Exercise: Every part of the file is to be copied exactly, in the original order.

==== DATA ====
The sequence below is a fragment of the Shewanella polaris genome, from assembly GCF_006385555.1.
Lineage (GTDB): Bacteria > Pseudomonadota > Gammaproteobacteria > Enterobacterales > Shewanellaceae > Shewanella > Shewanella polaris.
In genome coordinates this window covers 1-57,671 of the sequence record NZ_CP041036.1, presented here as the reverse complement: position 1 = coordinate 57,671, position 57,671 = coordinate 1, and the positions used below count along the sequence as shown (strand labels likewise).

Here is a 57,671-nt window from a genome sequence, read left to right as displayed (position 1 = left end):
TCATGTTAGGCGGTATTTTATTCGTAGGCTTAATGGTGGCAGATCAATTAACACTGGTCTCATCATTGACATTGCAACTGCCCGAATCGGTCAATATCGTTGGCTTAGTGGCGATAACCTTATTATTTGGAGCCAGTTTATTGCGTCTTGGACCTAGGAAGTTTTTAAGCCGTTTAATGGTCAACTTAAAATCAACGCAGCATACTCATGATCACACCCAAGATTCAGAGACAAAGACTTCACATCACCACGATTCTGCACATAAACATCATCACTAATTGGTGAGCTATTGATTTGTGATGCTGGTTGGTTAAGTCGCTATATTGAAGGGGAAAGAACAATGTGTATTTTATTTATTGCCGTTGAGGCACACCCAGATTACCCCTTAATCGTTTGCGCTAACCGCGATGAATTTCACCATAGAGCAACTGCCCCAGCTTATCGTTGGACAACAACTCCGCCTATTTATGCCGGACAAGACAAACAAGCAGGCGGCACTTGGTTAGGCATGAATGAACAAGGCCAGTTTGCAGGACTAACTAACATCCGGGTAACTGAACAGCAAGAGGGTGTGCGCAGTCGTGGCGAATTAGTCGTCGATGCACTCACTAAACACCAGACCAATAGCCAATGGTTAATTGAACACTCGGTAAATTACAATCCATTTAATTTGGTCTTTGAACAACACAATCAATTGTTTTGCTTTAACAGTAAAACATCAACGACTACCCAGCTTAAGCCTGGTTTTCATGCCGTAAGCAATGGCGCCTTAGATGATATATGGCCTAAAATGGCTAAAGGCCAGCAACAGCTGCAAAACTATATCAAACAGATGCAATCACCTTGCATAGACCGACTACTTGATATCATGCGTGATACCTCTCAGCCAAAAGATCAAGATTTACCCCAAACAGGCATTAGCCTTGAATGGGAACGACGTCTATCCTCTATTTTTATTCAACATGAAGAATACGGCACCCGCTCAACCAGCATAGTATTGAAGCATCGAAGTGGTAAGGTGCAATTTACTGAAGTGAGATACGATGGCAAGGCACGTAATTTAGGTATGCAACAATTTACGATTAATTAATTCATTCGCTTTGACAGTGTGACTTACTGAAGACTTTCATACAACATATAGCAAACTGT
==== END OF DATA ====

The sequence below is a fragment of the Shewanella polaris genome, from assembly GCF_006385555.1.
Lineage (GTDB): Bacteria > Pseudomonadota > Gammaproteobacteria > Enterobacterales > Shewanellaceae > Shewanella > Shewanella polaris.
In genome coordinates this window covers 1-57,671 of the sequence record NZ_CP041036.1, presented here as the reverse complement: position 1 = coordinate 57,671, position 57,671 = coordinate 1, and the positions used below count along the sequence as shown (strand labels likewise).

Here is a 57,671-nt window from a genome sequence, read left to right as displayed (position 1 = left end):
TCATGTTAGGCGGTATTTTATTCGTAGGCTTAATGGTGGCAGATCAATTAACACTGGTCTCATCATTGACATTGCAACTGCCCGAATCGGTCAATATCGTTGGCTTAGTGGCGATAACCTTATTATTTGGAGCCAGTTTATTGCGTCTTGGACCTAGGAAGTTTTTAAGCCGTTTAATGGTCAACTTAAAATCAACGCAGCATACTCATGATCACACCCAAGATTCAGAGACAAAGACTTCACATCACCACGATTCTGCACATAAACATCATCACTAATTGGTGAGCTATTGATTTGTGATGCTGGTTGGTTAAGTCGCTATATTGAAGGGGAAAGAACAATGTGTATTTTATTTATTGCCGTTGAGGCACACCCAGATTACCCCTTAATCGTTTGCGCTAACCGCGATGAATTTCACCATAGAGCAACTGCCCCAGCTTATCGTTGGACAACAACTCCGCCTATTTATGCCGGACAAGACAAACAAGCAGGCGGCACTTGGTTAGGCATGAATGAACAAGGCCAGTTTGCAGGACTAACTAACATCCGGGTAACTGAACAGCAAGAGGGTGTGCGCAGTCGTGGCGAATTAGTCGTCGATGCACTCACTAAACACCAGACCAATAGCCAATGGTTAATTGAACACTCGGTAAATTACAATCCATTTAATTTGGTCTTTGAACAACACAATCAATTGTTTTGCTTTAACAGTAAAACATCAACGACTACCCAGCTTAAGCCTGGTTTTCATGCCGTAAGCAATGGCGCCTTAGATGATATATGGCCTAAAATGGCTAAAGGCCAGCAACAGCTGCAAAACTATATCAAACAGATGCAATCACCTTGCATAGACCGACTACTTGATATCATGCGTGATACCTCTCAGCCAAAAGATCAAGATTTACCCCAAACAGGCATTAGCCTTGAATGGGAACGACGTCTATCCTCTATTTTTATTCAACATGAAGAATACGGCACCCGCTCAACCAGCATAGTATTGAAGCATCGAAGTGGTAAGGTGCAATTTACTGAAGTGAGATACGATGGCAAGGCACGTAATTTAGGTATGCAACAATTTACGATTAATTAATTCATTCGCTTTGACAGTGTGACTTACTGAAGACTTTCATACAACATATAGCAAACTGT